Wiggins can defend multiple positions and frequently had to guard the other team’s best wing player. His long arms disrupt the passing lanes and he averaged 1.2 spg and 0.9 bpg. His defense has been the one thing that most don’t comment on, but it has been spectacular most of the season. He’s a great help side defender, he understands angles and defensive positioning and his length wreaks havoc for opposing wing players.
At the start of the season, Wiggins was the consensus #1 pick for the draft. While he’s recently ascended to the top of draft boards, for several weeks he wasn’t even the #2 on most lists. So why the drop? Wiggins does not play with the aggression that someone with his talent commands (kinda like McGrady). Many critics have reservations about a player that has to be yelled at (as Kansas coach Bob Self has done on numerous occasions in time outs this season) in order for him to play with fire and tenacity. Wiggins has a respectable PER of 22.1, his efficiency rating for the season is lower than that of Jabari Parker, Julius Randle and Marcus Smart.
He has the tendency to become lost on the floor and disappear for long stretches. One of the things that makes evaluating Wiggins difficult is that he doesn’t seem to be playing hard, even when he is. He disappears from view often, even though he puts up plenty of stats to the contrary. He is also inconsistent at this point in his career. In several games he was silent for the first half, only to come out of halftime blazing. Against Duke (and fellow freshman Jabari Parker) he had a terrible first half, only to take over the game in the second, including making several key shots (and getting Parker to foul out) in a Kansas win. Against #1 Florida in a hostile environment, he was very quiet in the first half, only to come out an nearly take his team back from a 18 point deficit to win. Wiggins finished with 26 points and 11 rebs.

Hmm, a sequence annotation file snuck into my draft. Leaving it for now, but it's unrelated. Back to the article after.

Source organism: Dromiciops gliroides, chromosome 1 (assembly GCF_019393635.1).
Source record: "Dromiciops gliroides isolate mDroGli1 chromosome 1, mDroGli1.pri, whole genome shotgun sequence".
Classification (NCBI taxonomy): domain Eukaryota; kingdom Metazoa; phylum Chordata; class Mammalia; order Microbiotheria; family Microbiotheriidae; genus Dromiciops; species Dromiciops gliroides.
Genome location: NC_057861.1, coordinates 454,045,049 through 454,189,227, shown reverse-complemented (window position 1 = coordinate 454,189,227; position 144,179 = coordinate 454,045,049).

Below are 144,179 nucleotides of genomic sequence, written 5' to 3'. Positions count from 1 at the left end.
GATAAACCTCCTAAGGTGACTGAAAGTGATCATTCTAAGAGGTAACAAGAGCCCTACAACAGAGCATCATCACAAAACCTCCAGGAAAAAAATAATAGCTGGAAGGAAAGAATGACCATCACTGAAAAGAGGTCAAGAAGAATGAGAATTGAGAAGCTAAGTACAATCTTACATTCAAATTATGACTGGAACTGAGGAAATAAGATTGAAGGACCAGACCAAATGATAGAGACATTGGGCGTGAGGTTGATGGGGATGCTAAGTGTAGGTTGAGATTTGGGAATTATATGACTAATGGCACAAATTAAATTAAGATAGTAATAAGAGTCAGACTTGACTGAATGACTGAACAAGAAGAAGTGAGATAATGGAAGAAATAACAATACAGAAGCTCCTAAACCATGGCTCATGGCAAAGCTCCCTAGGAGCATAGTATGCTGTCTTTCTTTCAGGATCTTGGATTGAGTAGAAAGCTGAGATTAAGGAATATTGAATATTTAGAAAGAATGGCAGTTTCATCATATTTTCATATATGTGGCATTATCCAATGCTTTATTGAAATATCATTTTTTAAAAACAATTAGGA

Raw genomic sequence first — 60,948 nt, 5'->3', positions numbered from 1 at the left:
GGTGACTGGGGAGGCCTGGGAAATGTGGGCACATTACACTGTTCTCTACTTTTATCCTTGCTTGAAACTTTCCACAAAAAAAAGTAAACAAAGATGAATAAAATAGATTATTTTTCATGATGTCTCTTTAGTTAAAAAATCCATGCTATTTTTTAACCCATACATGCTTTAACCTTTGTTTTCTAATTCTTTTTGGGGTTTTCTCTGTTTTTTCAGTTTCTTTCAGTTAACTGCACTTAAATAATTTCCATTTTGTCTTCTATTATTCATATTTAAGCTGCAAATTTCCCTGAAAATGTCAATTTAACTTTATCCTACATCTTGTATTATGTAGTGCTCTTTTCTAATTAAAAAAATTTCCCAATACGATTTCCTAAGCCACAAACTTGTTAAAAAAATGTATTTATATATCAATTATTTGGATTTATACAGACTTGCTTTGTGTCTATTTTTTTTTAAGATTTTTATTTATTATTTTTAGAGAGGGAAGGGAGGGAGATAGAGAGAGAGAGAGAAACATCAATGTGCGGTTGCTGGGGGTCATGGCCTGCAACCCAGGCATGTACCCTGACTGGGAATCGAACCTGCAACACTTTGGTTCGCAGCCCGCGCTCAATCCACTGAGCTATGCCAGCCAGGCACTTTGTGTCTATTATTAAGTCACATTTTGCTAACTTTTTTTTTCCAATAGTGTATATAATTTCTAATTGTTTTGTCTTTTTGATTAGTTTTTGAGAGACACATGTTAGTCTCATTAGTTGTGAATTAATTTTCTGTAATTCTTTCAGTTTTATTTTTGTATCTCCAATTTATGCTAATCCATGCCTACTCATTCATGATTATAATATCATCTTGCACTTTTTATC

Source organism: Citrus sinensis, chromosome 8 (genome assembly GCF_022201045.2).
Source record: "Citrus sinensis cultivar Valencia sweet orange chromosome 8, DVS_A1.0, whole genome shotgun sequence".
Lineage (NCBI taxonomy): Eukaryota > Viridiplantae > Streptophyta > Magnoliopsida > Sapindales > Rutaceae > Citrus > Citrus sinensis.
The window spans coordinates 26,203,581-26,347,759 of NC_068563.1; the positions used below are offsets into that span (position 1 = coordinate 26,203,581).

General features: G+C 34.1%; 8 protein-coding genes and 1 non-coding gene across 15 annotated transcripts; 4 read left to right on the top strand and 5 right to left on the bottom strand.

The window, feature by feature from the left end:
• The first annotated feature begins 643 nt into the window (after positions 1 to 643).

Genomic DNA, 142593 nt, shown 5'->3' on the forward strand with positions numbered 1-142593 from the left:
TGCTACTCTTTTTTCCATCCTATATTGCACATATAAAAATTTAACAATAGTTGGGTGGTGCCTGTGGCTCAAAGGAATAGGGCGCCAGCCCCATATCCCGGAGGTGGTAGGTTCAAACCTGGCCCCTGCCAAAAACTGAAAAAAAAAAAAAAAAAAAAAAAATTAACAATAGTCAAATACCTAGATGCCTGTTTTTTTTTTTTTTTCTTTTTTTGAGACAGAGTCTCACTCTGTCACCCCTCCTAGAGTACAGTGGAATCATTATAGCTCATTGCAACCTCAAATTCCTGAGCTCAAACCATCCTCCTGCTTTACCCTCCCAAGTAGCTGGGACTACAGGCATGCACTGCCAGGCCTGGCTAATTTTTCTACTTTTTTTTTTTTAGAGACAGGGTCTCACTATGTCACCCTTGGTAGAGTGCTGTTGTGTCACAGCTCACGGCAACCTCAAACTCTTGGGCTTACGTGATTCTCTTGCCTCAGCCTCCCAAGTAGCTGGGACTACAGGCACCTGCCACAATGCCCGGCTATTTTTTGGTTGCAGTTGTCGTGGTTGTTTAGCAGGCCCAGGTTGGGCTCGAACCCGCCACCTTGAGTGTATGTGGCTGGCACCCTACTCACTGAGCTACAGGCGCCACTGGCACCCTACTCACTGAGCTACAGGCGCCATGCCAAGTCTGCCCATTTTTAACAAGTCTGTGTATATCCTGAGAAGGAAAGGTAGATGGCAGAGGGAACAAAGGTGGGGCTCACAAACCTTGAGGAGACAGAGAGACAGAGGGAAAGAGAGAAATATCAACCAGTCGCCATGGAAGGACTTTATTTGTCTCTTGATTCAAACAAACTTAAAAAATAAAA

How does he fit with Giannis?
Wiggins could easily become a guy who scores 25 ppg while playing awesome defense in the process. One of the big questions with Wiggins is whether he’ll ever be your team leader? He is naturally very shy and humble. Journalists and coaches often complain about his habit of looking at the ground during interviews. While Giannis is magnanimous it’s hard to tell whether he’ll become the strong leader type. So, if the Bucks were to draft Wiggins they would be led by two “nice guys” moving forward. This seems good for team chemistry but not always great for winning basketball games.
His defensive potential alongside Antetokounmpo would be out of this world. Wiggins reportedly works very hard on his game and scouts expect that he’ll have an easier time improving his already solid jump shot than most. Offensively, Wiggins will add a scoring punch but this might not happen right away. At this point it’s very clear that the top 3 players in the draft are Wiggins, Parker and Embiid. Wiggins lacks the leadership qualities and NBA readiness of Jabari Parker and the sheer size of Joel Embiid.
Nevertheless, there is no doubt about Wiggins’ potential, as he has possibly the highest ceiling of any pick in the draft. Furthermore Wiggins is blessed with all of the tools and ability, but does he have the drive to consistently take over games? Is assertiveness something you can develop over the course of your career or is it something that you’re born with? Is the perception of Wiggins as someone who disappears and doesn’t always play hard fair or is Wiggins a victim of his gracefulness? These are all questions that the Bucks’ brass will be asking themselves if they land the top pick in this year’s draft.